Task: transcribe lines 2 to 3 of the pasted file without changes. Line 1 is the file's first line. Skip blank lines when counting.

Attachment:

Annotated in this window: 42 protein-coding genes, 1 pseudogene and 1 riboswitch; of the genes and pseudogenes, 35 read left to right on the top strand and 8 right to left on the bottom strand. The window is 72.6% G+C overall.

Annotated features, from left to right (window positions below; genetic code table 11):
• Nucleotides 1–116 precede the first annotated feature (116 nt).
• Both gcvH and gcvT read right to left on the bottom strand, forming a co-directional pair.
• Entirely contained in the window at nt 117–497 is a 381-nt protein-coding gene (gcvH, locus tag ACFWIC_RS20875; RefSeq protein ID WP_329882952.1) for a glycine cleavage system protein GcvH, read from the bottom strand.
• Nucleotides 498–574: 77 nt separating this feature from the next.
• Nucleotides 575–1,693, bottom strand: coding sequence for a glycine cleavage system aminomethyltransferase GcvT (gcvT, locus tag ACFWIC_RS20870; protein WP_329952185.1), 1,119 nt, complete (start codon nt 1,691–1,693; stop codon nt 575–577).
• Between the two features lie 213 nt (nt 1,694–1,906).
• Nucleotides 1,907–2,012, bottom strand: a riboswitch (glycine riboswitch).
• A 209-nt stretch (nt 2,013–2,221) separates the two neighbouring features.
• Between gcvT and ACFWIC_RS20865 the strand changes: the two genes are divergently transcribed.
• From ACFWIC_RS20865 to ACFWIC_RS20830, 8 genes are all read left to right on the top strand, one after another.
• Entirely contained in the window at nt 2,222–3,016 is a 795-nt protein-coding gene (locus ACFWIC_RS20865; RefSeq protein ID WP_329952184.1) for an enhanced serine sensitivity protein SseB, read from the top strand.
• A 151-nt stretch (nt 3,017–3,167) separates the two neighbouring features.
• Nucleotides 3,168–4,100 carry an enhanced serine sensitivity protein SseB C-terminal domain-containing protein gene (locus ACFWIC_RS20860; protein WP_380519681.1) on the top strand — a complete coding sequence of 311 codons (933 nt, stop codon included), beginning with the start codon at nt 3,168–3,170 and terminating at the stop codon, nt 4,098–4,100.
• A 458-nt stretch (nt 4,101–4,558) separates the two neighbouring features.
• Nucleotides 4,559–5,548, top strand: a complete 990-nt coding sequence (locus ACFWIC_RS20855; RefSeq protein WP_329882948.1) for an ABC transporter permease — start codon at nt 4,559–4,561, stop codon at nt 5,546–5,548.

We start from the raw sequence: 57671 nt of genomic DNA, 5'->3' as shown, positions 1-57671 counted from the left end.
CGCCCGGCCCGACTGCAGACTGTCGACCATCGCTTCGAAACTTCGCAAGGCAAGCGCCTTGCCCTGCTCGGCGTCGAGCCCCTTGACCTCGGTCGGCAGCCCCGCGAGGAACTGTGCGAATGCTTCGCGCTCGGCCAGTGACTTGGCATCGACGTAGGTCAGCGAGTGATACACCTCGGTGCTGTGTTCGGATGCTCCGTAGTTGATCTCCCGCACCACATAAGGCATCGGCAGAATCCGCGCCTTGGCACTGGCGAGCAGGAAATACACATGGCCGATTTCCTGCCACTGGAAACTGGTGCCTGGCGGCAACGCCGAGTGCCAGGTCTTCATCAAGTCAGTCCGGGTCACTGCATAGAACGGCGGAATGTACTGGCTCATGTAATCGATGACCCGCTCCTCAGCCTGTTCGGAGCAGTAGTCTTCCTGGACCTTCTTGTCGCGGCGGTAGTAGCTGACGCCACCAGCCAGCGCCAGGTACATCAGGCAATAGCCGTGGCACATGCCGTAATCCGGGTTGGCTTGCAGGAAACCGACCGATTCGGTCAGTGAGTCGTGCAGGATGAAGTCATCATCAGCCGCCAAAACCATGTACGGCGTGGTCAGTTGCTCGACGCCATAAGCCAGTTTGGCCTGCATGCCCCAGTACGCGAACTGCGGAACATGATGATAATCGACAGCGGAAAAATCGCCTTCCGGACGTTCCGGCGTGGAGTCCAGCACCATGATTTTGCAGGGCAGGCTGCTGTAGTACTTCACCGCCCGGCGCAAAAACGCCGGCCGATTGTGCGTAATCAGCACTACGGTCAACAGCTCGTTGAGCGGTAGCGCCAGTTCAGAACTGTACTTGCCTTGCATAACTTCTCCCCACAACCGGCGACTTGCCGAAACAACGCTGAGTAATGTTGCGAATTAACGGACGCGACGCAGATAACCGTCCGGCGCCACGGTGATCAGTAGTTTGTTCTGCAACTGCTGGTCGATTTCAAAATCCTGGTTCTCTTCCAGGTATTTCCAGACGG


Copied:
Annotated features, from left to right (window positions below; genetic code table 11):
• Nucleotides 1–116 precede the first annotated feature (116 nt).